The Mud Club is one of the most inspired inventions I’ve ever encountered, ranking for me alongside jazz and penicillin. Lin and I went this morning with Alexander, our energetic and adventurous three-year-old grandson.
The Mud Club happens on a Saturday morning on a patch of land beside the swings on Clapham Common. It provides a series of sites for children to play, two of which are based on mud. Children, preferably but not necessarily dressed in Wellington boots and a one-piece waterproof suit clamber into a pool of mud and can dig, splash, fill pots with water, pot, walk along a slippery plank, or do whatever they want. There are no rules at the Mud Club (apart from each child must be accompanied by an adult), but the resulting anarchy is the most tremendous fun. We watched a child of about 18 months covered in mud slide with glee into the water at the centre of the mud patch. Another child slapped his spade on the water splashing everybody, while another small boy took a swig of mud from his spoon.
One of the most popular sites is the small muddy pond that has frogs. Children surround the pool with sticks, trying to poke the frogs, which seem remarkably unbothered.
A table is filled with dishes, saucepans, and tea pots. Children crowded around the table mix all sorts of potions and poor them from one pot to another. Another site features painting, only with water not paint. Alexander painted a whole plank.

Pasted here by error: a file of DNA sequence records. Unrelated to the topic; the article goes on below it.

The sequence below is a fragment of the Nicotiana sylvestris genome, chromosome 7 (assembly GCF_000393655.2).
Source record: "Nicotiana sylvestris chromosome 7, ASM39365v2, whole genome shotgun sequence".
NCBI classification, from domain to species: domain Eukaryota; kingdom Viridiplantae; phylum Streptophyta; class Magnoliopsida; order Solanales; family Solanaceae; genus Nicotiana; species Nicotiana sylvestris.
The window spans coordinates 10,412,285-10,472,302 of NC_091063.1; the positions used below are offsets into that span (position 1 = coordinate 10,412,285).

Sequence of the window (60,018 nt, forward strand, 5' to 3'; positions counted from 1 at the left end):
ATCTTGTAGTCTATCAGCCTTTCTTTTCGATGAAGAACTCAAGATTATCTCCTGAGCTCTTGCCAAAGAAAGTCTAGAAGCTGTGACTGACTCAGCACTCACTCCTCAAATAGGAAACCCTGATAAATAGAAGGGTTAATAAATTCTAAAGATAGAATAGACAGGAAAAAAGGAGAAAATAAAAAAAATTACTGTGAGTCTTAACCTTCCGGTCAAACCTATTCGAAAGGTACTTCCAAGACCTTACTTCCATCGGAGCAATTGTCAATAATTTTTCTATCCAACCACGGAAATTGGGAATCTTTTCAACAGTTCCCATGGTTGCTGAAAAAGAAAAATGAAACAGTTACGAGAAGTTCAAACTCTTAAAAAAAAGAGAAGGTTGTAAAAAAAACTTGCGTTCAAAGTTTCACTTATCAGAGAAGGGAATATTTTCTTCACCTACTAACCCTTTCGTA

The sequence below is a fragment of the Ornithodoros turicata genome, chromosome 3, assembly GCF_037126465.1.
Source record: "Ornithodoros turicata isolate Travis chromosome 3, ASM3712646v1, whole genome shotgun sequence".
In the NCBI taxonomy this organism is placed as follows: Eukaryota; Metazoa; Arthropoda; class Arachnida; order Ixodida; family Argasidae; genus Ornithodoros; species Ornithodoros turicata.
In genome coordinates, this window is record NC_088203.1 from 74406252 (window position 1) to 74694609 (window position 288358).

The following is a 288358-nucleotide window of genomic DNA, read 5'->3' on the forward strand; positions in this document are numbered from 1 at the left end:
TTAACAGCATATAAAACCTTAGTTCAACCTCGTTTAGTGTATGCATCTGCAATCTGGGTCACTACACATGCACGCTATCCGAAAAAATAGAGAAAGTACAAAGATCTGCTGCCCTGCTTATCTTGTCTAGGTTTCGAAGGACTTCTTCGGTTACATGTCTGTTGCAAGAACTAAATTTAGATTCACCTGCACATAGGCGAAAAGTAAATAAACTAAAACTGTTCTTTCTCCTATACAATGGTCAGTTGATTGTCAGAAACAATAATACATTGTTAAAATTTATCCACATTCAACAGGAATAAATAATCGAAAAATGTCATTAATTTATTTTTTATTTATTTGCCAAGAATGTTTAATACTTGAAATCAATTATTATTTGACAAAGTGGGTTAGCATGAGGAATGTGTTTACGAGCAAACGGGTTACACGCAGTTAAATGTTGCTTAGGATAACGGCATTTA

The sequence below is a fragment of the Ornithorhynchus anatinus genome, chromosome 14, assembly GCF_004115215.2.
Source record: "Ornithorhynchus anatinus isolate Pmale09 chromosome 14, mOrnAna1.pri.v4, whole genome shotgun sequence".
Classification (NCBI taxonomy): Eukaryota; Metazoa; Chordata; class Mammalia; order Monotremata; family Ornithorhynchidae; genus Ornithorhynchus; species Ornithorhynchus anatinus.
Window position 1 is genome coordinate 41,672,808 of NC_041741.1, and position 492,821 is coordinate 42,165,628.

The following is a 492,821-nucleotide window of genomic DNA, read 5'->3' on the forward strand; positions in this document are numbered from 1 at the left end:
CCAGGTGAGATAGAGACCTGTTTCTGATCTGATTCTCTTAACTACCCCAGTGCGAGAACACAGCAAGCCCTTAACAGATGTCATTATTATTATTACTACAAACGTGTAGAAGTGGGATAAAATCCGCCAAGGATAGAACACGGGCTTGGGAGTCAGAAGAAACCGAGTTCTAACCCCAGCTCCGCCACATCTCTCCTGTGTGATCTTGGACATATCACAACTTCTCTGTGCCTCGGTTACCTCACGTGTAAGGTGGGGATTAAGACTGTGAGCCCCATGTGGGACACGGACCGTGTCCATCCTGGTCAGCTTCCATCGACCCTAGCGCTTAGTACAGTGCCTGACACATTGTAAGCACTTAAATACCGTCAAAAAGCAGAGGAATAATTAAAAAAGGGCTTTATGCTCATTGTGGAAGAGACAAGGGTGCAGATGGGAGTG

There are several sites for digging piles of woodchip. Spades and wheelbarrows are provided. Children fill the wheelbarrows, wheel them away, and dump the woodchips wherever they want. One child finds two worms and calls other children to see them. Alexander is impressed but thinks they are “nakes.”
Two tables provide water play and are very busy. Alexander likes filling a pot with water, pouring it into an elaborate arrangement of drainpipes, and watching it flow down. He finds a point where he can make a primitive waterwheel turn.
There are two tents, one a wigwam and the other a long tent open at both ends that children can crawl through. At another site frying pans hang from a line and can be banged. Surprisingly no child is banging the frying pans. I long to have a go, but Lin restrains me.
There must have been 50 children at the club, which runs from 10.30 to 12. We are there for more than 90 minutes and during that time I hear only one child cry–when he hits his head on a wooden swing. Nor are there any fights or disputes, somehow the children agree a set of rules that means everybody has fun and nobody is upset. Perhaps it’s the sheer range of possibilities, more than can be experienced in 90 minutes. This is the Communist land of surfeit imagined by Marx, although it looks more like joyous anarchy.
I met the man, David, who created the club and asked him where he got the idea. Surely he must have copied it from somewhere. But no: rather he followed children around and watched what they liked to do–and then devised the range of sites and activities. I wish I’d ever imagined to create something so original and joyous.